Wednesday, September 24, 2008

Tuesday, Stichelton.

When you arrive at the Stichelton cheese making operation at 7am, this is what you see. A twenty-five hundred liter tank of warm milk, just pumped a few hundred feet from the cow pen next door. The white stick on top is a paddle — for stirring by hand. Luckily there's not a lot of stirring to do. In fact, there's not a lot of anything to do. Stichelton is a cheese that takes a long time to make. Most of the time is spent waiting.

I keep saying Stichelton and you might be wondering "What is that?" Stichelton is the name cheese maker Joe Schneider and Randolph Hodgson of Neal's Yard Dairy (Joe's partner) have given to this cheese. In reality it's raw milk Stilton. They can't call it that in England since, there, proper Stilton can only be made from pasteurized milk (a rule that came into being a couple decades ago, though traditional Stilton had been made with raw milk for centuries).

This is Joe's third holiday season. (I say that because, like us, he thinks in terms of holidays. Stilton is the holiday cheese in Britain so he gets a big spike in orders then, too.) His cheeses are much better than they were in 2006, even better than 2007. He continually tests small changes to the recipe. The latest has been to use pre-ripened milk. He doesn't refrigerate the milk so its active cultures get a head start on making cheese. The results have been more interestingly flavored cheeses. Look for them in November.

Next stop: Licolnshire Poacher.


Susan Ederer said...

When you say "pre ripened" you mean the milk has not been refrigerated, right? Am I understanding correctlyt that the milk used to be refrigerated at some point in the process before he made this change?

Tim & Annette said...

Thanks for the great info, Mo!

Mo Frechette said...


Pre-ripened milk is NOT refrigerated. The milk used to be refrigerated before cheesemaking -- almost all milks used in modern cheesemaking are. Traditionally, before refrigeration, they weren't.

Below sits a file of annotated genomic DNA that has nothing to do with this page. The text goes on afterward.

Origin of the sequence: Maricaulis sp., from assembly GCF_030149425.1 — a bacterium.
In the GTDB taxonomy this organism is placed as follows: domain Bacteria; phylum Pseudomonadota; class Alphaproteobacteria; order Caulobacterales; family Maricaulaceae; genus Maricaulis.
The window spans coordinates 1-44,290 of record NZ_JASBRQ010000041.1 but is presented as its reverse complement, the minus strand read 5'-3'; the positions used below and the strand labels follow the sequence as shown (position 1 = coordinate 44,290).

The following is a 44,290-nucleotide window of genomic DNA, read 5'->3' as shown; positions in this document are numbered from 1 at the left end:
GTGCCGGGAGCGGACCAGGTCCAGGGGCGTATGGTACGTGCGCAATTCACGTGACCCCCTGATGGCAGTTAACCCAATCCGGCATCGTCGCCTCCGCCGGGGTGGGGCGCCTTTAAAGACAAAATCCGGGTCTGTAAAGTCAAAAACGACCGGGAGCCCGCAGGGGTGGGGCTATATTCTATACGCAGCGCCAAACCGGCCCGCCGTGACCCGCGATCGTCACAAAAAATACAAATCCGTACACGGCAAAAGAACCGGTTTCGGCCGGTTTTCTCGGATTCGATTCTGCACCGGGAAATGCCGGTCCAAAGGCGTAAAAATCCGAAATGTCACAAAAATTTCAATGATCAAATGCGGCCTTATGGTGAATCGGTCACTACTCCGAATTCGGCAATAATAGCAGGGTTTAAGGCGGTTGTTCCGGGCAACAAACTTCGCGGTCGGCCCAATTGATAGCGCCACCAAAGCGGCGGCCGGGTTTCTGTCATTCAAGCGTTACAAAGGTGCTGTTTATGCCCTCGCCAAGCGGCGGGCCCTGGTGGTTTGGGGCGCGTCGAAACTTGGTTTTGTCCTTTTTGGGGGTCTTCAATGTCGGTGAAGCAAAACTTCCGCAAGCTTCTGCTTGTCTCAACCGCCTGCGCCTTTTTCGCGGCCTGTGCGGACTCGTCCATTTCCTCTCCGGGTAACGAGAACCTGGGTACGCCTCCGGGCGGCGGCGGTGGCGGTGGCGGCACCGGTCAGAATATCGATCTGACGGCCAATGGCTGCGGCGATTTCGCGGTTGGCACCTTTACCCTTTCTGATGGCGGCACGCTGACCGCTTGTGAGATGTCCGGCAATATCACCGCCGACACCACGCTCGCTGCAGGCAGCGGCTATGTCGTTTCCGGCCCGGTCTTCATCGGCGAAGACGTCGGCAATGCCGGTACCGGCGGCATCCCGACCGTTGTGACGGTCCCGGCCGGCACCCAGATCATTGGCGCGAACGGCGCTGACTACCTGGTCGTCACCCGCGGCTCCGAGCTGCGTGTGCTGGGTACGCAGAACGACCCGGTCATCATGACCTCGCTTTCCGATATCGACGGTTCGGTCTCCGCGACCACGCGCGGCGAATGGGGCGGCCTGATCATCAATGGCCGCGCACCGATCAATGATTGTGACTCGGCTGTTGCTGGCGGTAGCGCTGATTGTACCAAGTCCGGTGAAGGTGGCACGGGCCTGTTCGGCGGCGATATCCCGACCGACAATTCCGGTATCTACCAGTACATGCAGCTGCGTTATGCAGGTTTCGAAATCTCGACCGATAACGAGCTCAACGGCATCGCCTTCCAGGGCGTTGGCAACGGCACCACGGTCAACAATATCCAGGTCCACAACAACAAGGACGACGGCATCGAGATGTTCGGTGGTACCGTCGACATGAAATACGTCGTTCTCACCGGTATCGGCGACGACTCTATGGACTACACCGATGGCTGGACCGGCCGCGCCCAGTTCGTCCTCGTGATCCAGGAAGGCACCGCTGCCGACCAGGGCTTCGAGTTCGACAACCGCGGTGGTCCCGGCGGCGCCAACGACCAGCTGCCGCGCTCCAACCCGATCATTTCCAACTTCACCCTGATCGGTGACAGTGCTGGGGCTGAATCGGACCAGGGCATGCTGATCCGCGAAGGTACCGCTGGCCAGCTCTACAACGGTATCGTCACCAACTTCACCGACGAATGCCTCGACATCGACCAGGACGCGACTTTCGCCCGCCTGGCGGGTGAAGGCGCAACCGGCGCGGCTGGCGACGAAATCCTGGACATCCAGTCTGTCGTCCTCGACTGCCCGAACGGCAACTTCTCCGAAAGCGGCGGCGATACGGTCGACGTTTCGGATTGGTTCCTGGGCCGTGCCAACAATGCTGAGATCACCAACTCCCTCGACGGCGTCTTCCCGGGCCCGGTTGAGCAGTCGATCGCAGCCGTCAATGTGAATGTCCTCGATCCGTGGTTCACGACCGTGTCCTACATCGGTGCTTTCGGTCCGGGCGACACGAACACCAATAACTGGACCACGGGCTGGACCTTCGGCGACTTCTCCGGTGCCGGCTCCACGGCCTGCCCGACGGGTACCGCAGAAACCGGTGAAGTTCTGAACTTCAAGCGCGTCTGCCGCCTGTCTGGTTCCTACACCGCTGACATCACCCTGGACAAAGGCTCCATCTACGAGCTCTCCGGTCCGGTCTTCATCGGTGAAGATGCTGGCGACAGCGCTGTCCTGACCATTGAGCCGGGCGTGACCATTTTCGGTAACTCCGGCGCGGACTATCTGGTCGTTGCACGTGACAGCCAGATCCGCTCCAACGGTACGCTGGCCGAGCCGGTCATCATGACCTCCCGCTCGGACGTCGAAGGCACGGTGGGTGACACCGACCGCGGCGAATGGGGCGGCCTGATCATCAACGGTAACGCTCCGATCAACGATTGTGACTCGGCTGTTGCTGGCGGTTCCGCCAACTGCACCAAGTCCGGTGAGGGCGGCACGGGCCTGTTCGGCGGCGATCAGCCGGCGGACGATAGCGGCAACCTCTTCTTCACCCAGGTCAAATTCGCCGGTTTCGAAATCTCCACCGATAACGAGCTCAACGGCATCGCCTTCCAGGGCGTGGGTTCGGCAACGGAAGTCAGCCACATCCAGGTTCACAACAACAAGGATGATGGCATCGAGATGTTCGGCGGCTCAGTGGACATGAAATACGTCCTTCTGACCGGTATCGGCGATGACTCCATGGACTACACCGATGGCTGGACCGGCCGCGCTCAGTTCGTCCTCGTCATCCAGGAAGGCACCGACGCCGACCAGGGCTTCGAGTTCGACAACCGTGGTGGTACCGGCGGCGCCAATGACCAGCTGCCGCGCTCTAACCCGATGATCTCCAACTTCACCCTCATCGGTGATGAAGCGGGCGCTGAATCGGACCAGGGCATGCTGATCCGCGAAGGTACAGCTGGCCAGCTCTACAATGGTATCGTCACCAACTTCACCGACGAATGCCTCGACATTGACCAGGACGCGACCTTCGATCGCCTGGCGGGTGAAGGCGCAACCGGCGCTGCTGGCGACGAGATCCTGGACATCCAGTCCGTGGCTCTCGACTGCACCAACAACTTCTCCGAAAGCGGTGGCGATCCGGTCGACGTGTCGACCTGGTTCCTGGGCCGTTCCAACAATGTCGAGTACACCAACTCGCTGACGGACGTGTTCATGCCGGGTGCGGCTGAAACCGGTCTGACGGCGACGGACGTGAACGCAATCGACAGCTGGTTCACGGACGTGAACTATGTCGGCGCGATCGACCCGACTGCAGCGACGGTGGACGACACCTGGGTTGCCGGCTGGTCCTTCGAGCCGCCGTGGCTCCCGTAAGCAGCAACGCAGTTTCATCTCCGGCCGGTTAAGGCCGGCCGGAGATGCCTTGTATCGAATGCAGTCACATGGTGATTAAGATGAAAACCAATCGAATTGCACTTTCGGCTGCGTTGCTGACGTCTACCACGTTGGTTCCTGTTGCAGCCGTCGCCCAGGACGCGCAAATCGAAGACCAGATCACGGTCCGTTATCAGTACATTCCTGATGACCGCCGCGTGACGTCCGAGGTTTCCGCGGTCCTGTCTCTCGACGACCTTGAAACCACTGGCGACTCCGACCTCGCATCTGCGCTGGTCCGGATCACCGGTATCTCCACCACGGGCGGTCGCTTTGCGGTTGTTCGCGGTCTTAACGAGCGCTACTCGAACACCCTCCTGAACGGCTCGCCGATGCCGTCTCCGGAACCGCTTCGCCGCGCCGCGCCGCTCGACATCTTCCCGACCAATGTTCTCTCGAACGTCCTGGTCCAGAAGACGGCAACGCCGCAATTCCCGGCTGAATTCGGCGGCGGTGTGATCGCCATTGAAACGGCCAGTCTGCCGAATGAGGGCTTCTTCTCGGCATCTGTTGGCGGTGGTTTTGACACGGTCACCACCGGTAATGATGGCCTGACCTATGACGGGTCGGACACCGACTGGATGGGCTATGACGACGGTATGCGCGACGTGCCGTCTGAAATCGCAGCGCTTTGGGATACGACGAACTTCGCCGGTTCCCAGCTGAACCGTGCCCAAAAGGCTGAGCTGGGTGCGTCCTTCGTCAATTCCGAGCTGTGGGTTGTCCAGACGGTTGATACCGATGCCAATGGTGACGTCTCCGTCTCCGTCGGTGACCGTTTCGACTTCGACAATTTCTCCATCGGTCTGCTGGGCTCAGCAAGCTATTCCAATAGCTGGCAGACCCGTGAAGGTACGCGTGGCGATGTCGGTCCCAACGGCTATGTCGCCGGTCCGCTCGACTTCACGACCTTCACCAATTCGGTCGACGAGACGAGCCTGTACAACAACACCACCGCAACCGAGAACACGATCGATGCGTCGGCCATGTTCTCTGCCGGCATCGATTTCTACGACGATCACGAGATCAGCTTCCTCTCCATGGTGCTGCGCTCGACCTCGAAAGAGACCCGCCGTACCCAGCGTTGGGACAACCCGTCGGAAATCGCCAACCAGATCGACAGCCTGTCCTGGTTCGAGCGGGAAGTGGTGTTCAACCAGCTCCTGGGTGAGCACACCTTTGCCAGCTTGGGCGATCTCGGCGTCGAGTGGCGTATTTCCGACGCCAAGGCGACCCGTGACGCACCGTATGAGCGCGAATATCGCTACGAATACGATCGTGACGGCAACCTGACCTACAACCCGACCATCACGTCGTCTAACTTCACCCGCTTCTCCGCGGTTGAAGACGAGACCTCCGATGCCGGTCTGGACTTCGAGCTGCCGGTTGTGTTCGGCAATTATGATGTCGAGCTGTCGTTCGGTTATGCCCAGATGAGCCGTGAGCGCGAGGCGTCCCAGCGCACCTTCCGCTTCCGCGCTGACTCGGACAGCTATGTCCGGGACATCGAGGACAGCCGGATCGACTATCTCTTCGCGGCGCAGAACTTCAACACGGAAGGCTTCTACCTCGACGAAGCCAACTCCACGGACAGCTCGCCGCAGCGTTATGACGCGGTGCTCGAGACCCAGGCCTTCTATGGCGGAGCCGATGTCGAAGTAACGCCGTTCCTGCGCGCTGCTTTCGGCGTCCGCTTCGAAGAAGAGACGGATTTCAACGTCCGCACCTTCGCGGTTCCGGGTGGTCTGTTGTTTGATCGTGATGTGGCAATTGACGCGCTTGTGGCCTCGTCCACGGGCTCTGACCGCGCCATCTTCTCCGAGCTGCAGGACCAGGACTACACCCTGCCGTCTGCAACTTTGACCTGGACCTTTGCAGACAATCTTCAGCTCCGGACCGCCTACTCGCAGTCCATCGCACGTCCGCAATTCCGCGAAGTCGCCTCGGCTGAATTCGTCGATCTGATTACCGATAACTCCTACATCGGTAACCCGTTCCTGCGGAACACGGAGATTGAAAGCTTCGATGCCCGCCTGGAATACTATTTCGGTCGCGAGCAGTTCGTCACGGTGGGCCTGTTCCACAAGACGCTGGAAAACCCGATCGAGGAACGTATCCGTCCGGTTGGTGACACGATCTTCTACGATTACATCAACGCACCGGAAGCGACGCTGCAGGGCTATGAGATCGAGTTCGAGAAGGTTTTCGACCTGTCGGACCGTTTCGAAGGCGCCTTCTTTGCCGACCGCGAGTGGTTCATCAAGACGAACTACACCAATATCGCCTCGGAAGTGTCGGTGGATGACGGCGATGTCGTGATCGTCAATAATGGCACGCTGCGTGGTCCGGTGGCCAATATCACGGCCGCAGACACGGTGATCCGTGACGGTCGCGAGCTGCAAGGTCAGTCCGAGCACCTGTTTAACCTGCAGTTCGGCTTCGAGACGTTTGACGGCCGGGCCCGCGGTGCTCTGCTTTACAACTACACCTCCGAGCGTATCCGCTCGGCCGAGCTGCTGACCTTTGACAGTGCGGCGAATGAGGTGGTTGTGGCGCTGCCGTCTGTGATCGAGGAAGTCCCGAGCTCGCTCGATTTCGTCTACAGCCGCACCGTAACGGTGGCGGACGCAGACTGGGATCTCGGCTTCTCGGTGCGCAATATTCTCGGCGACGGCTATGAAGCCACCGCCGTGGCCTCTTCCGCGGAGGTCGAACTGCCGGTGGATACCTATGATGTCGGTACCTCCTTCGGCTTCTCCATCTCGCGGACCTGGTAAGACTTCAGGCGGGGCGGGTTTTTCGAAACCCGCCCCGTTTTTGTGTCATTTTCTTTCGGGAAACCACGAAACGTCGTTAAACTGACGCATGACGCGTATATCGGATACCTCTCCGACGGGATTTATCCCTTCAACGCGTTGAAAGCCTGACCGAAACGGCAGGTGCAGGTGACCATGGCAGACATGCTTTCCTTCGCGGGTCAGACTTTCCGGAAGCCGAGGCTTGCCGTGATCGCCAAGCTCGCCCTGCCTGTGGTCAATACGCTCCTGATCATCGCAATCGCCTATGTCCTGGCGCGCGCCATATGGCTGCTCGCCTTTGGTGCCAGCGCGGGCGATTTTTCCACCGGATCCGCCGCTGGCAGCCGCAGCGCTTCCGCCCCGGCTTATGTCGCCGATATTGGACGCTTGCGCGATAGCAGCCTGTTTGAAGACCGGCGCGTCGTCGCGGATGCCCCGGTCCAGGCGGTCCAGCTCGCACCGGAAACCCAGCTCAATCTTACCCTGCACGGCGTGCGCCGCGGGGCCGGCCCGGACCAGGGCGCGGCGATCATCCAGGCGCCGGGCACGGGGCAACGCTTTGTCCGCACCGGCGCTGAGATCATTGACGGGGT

Modern cheesemaking milk comes out of the cow at body temp and gets refrigerated. If it's pasteurized it gets heated and then refrigerated again. It gets heated as part of the cheesemaking process another time.

All this heating and cooling has an effect on the bacterial, mold and molecular structure of the cheese. If you think the old adage "To make cheese, start with great milk and then try not to fuck it up" holds water, then these processes are definitely fuckin things up.

Joe's trial sans refrigeration is the right step -- backwards to the future.

Nigel White said...

Hi Zingermans

I think you may have got confused over the naming of the cheese in the USA. Stilton is a registered certification trade mark in the USA and many other countries around the world. So Stichelton is Stichelton and not Stilton. No other cheese can use the Stilton name unless it meets all of the rules relating to the manufacture of Stilton - which includes pasteurising the milk. Labelling Stichelton cheese as Stilton is misleading your customers snd infringes the Stilton trade mark.

Susan Ederer said...

Mo, thanks for the further explanation. I had no idea the milk went through so many temperature variances. Just like most things I eat, I don't like the effects of yo-yo temps -- it rarely makes things better...unless we're talking about tempering chocolate.